October is Black History Month and this has been a month of celebration of our BME colleagues and role models, starting with an exhibition on the life, work and human rights activism of the great American singer Paul Robeson, who fell in love with Wales after a chance encounter with miners from the Rhondda. I’d like to extend my thanks to the Students’ Union, the Chair of the BME staff network, Abyd Quinn-Aziz, Susan Cousins and Julie Bugden for all of the events organised. As part of the month, Wales Online published a list entitled Brilliant, Black and Welsh, which features colleagues and others who are connected with the University. Congratulations are due to Dr Ahmed Ali, who is a plant biologist in the School of Biosciences, and Professor Emmanuel Ogbonna, Professor of Management and Organisation at Cardiff Business School, Cardiff University, both of whom appear in the list, as does Cardiff graduate Vaughan Gething, AM for Cardiff South and Penarth, who is Wales’ first and only black AM and Cabinet Secretary. Earlier this month Mr Gething visited the University in his capacity as Cabinet Secretary for Health and Social Services to launch our new Biobank, an excellent new research facility which is going to be of huge benefit to Wales and the wider world. Ms Cynthia Ogbonna, who holds an MBA from Cardiff Business School, is the first woman in the 110-year history of Cardiff Bus to be appointed managing director. Under Ms Ogbonna’s leadership the company has committed to be a living wage employer, as we have as a University. Linda Mitchell, the BBC’s first ever head of diversity and the former community affairs editor for BBC, studied at Cardiff University, and it was a pleasure to see Ali Abdi on the list, who works closely with the University on our Community Gateway project in Grangetown. Full marks to Wales Online for giving us such a great reminder of the diversity and talent to be found in this country, a diversity that we need to recognise and celebrate more here at the University. I am very happy to support our BME staff network and our students in making that a reality not just during Black History Month, but throughout the year.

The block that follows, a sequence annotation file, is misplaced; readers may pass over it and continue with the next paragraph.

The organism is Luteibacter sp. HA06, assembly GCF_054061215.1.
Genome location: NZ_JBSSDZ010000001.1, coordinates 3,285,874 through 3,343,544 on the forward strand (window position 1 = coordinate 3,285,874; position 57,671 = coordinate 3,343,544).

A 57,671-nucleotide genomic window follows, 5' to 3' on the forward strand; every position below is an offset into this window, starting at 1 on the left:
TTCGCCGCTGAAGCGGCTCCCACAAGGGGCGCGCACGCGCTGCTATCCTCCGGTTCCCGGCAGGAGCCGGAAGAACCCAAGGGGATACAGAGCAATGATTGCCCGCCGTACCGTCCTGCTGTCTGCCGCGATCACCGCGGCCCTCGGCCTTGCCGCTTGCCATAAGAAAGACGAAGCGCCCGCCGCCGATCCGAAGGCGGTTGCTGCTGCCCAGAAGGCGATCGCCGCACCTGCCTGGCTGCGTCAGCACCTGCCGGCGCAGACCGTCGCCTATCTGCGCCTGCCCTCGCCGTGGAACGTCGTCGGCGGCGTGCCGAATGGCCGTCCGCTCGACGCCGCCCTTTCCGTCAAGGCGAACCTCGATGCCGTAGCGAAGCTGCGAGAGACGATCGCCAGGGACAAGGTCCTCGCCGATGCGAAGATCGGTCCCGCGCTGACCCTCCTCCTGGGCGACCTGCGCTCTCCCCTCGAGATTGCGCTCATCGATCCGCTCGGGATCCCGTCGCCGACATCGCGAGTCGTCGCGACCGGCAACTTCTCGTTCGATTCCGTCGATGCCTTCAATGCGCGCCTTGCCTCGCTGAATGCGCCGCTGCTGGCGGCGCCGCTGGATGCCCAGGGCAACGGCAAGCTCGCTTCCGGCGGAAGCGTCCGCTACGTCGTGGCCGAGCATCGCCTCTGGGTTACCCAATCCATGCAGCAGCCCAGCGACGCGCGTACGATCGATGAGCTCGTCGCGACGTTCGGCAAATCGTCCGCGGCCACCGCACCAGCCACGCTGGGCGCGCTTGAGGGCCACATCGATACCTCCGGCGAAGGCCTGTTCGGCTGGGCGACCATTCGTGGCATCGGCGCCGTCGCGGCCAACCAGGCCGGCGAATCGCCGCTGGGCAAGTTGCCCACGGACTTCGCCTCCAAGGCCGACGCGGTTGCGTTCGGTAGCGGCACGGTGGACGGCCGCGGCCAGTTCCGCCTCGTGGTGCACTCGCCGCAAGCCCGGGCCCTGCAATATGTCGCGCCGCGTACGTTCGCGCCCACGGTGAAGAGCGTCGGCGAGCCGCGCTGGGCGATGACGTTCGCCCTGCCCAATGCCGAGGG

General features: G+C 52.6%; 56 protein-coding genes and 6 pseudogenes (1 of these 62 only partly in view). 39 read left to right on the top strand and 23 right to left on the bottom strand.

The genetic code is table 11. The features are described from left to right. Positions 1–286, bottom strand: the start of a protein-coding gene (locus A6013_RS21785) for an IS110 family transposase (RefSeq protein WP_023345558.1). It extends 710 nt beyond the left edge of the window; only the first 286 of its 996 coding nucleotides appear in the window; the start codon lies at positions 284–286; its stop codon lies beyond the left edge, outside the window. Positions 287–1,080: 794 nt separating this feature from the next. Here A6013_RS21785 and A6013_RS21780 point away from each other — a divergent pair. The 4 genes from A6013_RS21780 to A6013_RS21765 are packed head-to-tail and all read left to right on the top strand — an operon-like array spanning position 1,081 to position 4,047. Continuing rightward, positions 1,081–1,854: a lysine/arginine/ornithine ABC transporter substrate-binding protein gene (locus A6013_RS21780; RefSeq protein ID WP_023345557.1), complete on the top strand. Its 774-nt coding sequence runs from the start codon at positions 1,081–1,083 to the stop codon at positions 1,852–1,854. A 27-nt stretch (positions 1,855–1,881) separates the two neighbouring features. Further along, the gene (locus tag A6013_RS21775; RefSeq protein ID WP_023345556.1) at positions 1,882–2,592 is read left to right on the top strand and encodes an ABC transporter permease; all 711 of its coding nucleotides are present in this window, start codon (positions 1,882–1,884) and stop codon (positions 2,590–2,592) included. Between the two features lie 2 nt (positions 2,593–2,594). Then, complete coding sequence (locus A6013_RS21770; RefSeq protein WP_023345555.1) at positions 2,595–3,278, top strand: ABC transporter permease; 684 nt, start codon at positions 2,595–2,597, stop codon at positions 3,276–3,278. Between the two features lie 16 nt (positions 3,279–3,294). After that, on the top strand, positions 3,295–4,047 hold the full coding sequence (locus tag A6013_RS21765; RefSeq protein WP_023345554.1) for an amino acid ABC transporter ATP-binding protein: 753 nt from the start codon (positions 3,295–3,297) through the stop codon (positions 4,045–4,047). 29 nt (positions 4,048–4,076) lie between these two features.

With best wishes